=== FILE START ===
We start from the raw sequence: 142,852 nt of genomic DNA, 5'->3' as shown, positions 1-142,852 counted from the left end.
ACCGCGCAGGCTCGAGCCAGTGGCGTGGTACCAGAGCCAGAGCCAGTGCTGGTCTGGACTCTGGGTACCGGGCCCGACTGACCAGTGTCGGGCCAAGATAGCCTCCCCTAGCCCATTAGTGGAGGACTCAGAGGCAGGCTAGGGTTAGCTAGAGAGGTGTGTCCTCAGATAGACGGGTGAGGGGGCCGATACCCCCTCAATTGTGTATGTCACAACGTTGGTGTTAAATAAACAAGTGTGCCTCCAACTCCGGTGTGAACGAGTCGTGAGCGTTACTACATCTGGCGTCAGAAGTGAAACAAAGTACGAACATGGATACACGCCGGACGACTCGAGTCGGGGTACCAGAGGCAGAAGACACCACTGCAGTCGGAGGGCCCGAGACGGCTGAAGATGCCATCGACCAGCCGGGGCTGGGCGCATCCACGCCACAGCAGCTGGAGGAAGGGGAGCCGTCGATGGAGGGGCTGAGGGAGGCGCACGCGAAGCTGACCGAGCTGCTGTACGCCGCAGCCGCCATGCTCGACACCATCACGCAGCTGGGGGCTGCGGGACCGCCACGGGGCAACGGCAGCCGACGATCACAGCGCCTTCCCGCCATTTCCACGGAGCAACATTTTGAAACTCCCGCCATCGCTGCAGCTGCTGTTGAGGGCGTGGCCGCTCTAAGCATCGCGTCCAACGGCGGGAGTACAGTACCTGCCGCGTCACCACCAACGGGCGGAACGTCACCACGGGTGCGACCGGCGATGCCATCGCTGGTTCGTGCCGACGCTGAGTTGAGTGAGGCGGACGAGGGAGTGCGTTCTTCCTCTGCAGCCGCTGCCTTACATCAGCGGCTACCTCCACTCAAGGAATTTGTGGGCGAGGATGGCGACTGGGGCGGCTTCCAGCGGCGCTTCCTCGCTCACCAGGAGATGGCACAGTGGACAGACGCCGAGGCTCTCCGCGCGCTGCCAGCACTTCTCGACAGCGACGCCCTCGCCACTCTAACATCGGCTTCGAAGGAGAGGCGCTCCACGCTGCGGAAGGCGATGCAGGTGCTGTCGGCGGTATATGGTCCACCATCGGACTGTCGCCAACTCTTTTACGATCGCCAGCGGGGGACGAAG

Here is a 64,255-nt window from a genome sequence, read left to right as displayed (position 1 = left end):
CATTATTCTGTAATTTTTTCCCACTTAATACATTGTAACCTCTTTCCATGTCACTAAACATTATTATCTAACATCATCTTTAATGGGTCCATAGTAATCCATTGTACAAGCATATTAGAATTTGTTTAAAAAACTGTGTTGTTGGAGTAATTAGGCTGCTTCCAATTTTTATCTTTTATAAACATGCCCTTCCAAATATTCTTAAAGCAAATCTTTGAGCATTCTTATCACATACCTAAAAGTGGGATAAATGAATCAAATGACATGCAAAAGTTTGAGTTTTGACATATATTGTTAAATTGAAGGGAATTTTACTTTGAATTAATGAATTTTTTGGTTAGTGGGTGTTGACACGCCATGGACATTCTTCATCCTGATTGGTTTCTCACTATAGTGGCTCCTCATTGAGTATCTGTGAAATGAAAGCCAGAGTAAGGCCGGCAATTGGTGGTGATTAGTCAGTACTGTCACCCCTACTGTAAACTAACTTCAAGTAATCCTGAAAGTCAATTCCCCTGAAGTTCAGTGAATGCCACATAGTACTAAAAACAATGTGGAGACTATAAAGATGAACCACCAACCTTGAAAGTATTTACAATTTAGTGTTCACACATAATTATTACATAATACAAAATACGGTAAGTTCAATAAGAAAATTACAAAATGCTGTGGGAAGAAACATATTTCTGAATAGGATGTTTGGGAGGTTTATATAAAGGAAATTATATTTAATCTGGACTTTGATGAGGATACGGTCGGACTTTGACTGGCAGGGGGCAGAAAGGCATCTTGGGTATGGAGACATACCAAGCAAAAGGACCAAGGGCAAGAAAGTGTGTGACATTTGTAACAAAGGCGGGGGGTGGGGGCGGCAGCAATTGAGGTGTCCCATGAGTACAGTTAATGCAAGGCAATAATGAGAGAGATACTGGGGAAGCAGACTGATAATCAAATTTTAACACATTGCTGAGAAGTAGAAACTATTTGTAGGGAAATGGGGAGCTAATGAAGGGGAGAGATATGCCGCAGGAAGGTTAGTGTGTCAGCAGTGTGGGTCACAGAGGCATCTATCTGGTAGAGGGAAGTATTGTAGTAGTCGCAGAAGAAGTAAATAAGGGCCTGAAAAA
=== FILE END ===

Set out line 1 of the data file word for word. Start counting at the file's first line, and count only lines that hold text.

We start from the raw sequence: 142,852 nt of genomic DNA, 5'->3' as shown, positions 1-142,852 counted from the left end.